November 24, 2007
Reading for November 27th, are now posted. Enjoy!

October 2, 2007
To upload your thoughtless acts, create a new assignment page like any other lab. You'll see "Thoughtless Acts" listed as one of the assignment options.

May 24, 2008
This site has been archived and is no longer editable. Stay tuned for the next version, coming in the fall!

Bubblegum Sequencer

Project Members: 
Andrew McDiarmid
Hannes Hesse
Sooyeon Han

Problem statement

Since some time in the 1980's, step sequencers have been a popular tool to create and edit music, particularly drumloops. Drumcomputers like the Roland TR-808 have relied on this method heavily.

A step sequencer consists of a number of positions (typically 16) that represent points in time in a soundloop (in this case 16 note positions comprising one measure). By turning on or off these discrete positions (often represented as buttons with LEDs to indicate their status), the user places a sample at that particular point in the loop.

If there is only one physical row of buttons available, a selector typically changes the track so that the user can edit several instruments just by switching tracks.

When played back, a running light often indicates the current playback position of the loop.

However, only being able to directly manipulate one track at a time can be limiting. Software sequencers have long solved this by simply adding additional tracks as rows in the sequencing grid. Only recently, hardware like the Mononome were developed to address this. The Mononome consists of several rows of LED-lit buttons that can be used to control software step sequencers.

Proposed solution

We aim to make step sequencers more physical by using tangible objects to represent samples. Our project builds on the work of Durrell Bishop's Marble Answering Machine and Patten, Recht, and Ishii's AudioPad by mapping musical samples to colored marbles (or likely gumballs), which can be set into holes arranged in a grid on a tabletop. As in software sequencers, columns in the grip map to beats (time) in the loop. A camera placed below the surface of the table reads the colors in each column to generate the loop. Rows in the grid, however, no longer needed for sample assignment, can be mapped to other MIDI data, for example velocity, so that placing a marble higher on the grid will generate a louder sound.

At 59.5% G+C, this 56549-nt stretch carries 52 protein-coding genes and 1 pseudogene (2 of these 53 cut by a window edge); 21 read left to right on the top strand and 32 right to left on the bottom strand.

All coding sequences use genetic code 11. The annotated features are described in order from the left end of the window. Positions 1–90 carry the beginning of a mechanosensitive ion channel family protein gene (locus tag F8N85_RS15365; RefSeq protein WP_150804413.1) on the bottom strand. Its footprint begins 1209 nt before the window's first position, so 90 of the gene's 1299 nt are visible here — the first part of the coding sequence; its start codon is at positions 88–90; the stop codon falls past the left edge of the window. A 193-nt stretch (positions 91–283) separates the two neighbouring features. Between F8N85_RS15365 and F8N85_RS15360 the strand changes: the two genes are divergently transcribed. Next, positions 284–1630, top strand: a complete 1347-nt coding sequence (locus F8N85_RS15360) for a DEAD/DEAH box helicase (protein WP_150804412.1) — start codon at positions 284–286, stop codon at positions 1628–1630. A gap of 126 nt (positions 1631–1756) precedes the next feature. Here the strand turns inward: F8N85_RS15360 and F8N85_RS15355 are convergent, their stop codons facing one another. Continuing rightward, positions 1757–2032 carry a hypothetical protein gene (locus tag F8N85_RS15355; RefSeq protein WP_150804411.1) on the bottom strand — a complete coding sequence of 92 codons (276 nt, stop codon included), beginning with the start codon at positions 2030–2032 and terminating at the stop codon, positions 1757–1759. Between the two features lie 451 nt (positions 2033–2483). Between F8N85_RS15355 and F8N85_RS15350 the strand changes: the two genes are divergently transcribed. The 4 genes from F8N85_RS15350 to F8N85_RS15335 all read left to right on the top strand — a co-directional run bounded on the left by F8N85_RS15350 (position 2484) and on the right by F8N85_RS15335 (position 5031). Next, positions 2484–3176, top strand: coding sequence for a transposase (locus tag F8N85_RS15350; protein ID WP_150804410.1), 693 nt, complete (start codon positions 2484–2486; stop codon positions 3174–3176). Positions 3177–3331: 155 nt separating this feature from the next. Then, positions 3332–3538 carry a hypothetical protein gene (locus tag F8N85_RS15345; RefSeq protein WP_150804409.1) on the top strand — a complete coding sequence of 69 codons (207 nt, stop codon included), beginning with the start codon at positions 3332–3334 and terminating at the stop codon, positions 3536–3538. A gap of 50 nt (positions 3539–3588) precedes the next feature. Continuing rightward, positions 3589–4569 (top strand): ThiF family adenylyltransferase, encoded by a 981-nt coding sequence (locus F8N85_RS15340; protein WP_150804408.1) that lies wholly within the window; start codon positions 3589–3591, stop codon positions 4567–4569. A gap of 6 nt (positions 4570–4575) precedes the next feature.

While the mapping between samples and colored marbles is not ideal, such physical embodiment does provide differentiation that arbitrary assignment of samples to rows in a GUI or LED grid lacks. Users can assign samples to colors of their own choice (provided each color chosen is distinguishable by the camera from the others), and remember, for example, that black marbles are kick drums, and red ones snare drums. Mapping to color rather than some recognizable iconography requires some arbitrary memorization, but provides much more flexibility for customization.

Sketches / designs


Technical implementation

We plan to implement this system through a combination of computer vision and MIDI messages.

The table consists of a board with holes in it, so that the marbles are visible from below. Below the surface, a vertically mounted camera takes a continuous picture of the table. The image is fed into a computer vision system which divides the image into a grid and (possibly after some segmentation) computes average the average hue of each hole (proper lighting will be required). The system transforms the state of the board into a two-dimensional data structure and sends it to the next software layer to process.

The next layer can either consist of an improvised step sequencer or of a transformer that forwards the state of the board as MIDI messages to another music application, thus acting as a plugin for existing software.

bubblegum-sequencer.jpg61.92 KB
STEPS.gif37.83 KB
gumballs.jpg218.1 KB
gumballs.jpg304.38 KB


Observation - Great

Observation - Great observation of the abstract representation of the current step sequencers to the drum music. Adding a tangible aspect to this user interface seems like a great idea.

System -- Fun and playful idea to map music samples to colorful bubble gums! The size of the balls seems to matter. I can imagine having a handful of bubble gums in both of my hands and sequencing them. In your sketch, however, it looks like the balls are the size of billiards balls, which might allow only one or two balls to be manipulated at once. The main question is: are you maximizing the fun and playful aspect of the multi-colored balls? The table with holes acts as guide to snap the balls into places, but what about other playful movements people may make with bubble gum sized balls? Tossing, bouncing, hitting, juggling, etc? Can you drop a bag full of balls onto the table and create an accidental master piece? Are the balls supposed to be always neatly arranged on the grid?

Related Work -- A bit old but in case you havent done so yet, look at Musical Play Pen: tml AniMusic

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